“One of the first things I did, when I moved to Vermont, was to try to find a parkrun. With the nearest option being Boston, there was only one course of action left, and that was to get involved and try to create our own here.”
Walkers are very welcome at parkrun. And the volunteer tailwalkers guarantee that nobody finishes last at parkrun.
With guidance from parkrun USA ambassador Rory Murphy, Geraldine and Dominic applied for a grant from the Woodstock Economic Development Commission to fund the start of the parkrun. The commission recognized the value of bringing parkrun to Woodstock, as it is a free, fun activity that serves locals, and it is part of a global community that can draw more visitors to Woodstock.
With funding in place, the next step was to find a suitable course. Geraldine had recently attended the Gateways Conference with Christina Marts, the deputy superintendent of Marsh-Billings-Rockefeller National Historical Park who was eager to collaborate. The NPS team got to work quickly to find us a suitable trail and so Marsh-Billings-Rockefeller parkrun was formed!
The 5k route starts at the Pony Shed which is just a short walk from the Carriage Barn Visitor Center in the Marsh-Billings-Rockefeller National Historical Park. Once you leave the Pony Shed, you start up the hill toward Upper Meadow Road along the carriage road.
What goes up …
Upper Meadow Road connects with Mountain Road as it steadily climbs to The Pogue. Once you reach the Pogue you stay left and make your way around the 14 acre pond and be able to take in all the beautiful vistas. You will then descend back down Mountain Road and stay right to Upper Meadow Road.
You will finish right where you started next to the Pony Shed. The climb to the Pogue (360 ft elevation gain) can be tough at spots but on your way back down, you’ll be able to use gravity and momentum to make up for some lost time.
The reward for the climb. And it’s all downhill from here.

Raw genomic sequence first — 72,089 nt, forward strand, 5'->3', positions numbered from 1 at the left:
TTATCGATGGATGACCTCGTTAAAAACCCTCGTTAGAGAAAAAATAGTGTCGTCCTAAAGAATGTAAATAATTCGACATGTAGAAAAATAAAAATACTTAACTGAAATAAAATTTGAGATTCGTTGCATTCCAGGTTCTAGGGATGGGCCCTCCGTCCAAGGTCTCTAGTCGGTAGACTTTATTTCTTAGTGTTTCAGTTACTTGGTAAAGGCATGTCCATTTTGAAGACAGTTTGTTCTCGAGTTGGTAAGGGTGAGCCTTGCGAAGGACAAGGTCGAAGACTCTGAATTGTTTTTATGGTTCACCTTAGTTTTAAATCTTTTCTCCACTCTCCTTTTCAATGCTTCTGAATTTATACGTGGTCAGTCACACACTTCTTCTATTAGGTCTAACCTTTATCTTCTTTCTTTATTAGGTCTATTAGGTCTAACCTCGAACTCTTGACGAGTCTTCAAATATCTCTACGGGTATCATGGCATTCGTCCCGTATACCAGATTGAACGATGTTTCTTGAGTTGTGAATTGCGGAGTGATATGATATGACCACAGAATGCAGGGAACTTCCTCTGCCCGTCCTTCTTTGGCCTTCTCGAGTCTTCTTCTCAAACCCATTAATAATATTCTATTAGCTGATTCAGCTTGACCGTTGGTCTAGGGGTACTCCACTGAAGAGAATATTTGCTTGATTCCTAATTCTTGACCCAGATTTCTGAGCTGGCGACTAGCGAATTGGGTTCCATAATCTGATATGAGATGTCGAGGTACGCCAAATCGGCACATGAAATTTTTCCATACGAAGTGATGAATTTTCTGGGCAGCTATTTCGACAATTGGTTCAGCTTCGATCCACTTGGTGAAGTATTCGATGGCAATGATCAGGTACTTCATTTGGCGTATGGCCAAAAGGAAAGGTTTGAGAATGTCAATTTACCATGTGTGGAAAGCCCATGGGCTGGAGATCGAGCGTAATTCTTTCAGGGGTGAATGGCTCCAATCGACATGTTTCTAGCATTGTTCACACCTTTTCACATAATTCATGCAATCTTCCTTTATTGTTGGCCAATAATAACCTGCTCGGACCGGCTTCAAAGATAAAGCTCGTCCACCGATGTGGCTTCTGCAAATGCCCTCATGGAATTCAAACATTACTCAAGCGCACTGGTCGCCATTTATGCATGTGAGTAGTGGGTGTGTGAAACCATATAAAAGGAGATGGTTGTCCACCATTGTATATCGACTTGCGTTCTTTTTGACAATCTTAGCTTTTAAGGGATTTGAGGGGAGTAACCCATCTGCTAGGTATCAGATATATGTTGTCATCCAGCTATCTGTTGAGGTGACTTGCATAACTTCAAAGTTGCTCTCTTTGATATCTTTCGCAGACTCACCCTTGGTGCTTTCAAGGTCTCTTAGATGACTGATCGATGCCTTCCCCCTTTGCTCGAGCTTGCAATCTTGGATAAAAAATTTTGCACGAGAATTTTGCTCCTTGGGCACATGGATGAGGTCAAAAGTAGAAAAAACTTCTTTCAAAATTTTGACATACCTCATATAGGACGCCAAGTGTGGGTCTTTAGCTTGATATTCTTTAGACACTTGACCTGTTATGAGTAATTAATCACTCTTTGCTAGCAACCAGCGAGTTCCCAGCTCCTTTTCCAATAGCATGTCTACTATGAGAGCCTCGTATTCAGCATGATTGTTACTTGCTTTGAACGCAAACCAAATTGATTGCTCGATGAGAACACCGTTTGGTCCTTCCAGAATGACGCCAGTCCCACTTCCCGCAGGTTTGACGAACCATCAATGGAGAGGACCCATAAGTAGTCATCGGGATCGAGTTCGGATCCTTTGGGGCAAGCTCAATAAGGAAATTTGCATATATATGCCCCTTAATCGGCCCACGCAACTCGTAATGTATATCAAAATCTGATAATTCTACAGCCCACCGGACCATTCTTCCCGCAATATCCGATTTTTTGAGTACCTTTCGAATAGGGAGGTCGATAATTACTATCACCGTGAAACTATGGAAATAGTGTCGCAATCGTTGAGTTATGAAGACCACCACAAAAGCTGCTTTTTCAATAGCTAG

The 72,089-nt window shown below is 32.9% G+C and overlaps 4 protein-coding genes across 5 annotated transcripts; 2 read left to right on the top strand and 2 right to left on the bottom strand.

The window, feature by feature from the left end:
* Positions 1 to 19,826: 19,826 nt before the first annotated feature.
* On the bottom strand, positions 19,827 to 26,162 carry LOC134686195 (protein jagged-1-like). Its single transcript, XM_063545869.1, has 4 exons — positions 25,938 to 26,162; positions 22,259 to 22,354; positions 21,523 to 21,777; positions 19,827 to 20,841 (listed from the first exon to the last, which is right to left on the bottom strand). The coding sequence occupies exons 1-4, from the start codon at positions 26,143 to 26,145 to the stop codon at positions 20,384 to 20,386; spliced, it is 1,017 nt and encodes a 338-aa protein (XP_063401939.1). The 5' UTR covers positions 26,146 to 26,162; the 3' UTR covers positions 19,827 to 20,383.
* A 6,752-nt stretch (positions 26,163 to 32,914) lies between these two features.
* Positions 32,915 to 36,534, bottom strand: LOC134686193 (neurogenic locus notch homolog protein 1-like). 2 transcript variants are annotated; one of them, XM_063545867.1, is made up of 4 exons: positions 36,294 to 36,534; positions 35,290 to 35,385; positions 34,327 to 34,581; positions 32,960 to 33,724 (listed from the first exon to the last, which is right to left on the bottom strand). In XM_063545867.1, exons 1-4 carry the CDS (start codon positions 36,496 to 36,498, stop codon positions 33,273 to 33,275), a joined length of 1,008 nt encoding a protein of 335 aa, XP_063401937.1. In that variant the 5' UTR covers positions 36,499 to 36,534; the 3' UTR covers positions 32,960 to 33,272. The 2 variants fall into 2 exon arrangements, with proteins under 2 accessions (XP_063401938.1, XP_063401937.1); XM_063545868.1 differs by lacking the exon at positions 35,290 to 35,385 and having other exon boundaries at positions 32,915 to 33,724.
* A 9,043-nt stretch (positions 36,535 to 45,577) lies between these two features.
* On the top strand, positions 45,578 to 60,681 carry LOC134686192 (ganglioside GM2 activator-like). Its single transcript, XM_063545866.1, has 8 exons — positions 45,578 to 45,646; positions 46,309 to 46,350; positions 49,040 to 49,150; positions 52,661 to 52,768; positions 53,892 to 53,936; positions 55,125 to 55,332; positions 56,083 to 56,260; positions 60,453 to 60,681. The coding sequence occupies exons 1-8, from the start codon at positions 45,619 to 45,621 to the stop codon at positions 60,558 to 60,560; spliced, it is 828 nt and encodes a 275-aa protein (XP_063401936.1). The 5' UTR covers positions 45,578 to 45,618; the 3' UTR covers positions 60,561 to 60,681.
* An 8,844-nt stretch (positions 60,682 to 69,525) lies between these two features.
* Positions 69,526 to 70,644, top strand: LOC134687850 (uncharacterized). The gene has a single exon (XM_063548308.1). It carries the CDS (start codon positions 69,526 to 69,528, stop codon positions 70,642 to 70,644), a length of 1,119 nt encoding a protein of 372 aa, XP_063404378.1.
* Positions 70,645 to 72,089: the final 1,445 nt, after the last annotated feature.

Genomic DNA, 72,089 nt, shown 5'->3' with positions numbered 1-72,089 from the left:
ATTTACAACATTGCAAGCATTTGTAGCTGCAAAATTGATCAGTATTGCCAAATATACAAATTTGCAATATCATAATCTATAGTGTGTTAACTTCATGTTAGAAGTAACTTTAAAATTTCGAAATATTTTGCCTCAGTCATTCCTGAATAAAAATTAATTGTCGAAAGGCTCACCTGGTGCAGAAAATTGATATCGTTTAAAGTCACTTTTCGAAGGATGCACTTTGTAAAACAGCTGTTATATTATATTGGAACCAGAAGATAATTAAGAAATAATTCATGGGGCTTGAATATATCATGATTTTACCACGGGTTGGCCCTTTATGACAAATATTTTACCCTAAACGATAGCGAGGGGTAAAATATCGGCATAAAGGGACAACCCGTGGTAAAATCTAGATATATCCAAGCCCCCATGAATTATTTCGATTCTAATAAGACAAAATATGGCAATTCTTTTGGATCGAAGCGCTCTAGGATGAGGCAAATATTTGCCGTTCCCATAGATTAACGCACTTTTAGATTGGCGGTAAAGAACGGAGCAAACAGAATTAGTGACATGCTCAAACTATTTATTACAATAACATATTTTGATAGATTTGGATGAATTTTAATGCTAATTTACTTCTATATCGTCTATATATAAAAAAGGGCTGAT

Although parkrun events are commonplace in countries like the UK, Australia, or South Africa, where 250,000 take part every weekend, they are still relatively new in the US. When Marsh-Billings-Rockefeller parkrun launches on June 1st it will be the 33rd weekly parkrun event in the US, and only the second in New England.
Jamaica Pond parkrun started in Boston one year ago and it has been warmly received by the community, now attracting over 100 participants every week, supported by a vibrant and ever-changing team of volunteers.
MBR parkrun joins Jamaica Pond parkrun in Boston as the 2nd free, weekly parkrun event in New England
MBR parkrun would not be possible without the help of many people and organizations:
A big thank you to Christina Marts, Noah Macri, Kelly Sczomak and others at MBR for this incredible collaboration for the community.
Thanks to Billings Farm & Museum for allowing parkrun participants to park in their overflow parking. And to Sally Miller and the Woodstock EDC for the funding that will make the event free to all participants. The North Chapel and their Strengthening Families, Building Community Initiative has supported Geraldine’s efforts in getting this community event into the community
And a big shout out to Rory Murphy, the volunteer “parkrun ambassador” who helped the MBR team every step of the way. Rory is an Irishman who brought parkrun to Baltimore and now leads an event in New Jersey. He is looking forward to visiting and meeting the Woodstock community on June 1st.
The Middle Covered Bridge in Woodstock [photo: James Walsh]
TIME: 9am, every Saturday.
REGISTER: go to parkrun.us/register, fill out a simple form, and you’ll be emailed a free personal barcode that you print out and bring along on Saturdays
CHILDREN: all ages welcome! Children aged 4 and older can participate with their own barcode. Under 11s should stay with a parent or other responsible adult at all times. Strollers very welcome, but exercise caution on the trails.
DOGS: very welcome! No more than one dog per person, on a short leash.
FACEBOOK: Marsh-Billings-Rockefeller parkrun
POST-PARKRUN COFFEE: Meet at the Carriage House after every event for coffee, snacks, and conversation.
PARKING: use the Billings Farm & Museum overflow lot, then cross Route 12 to reach the start.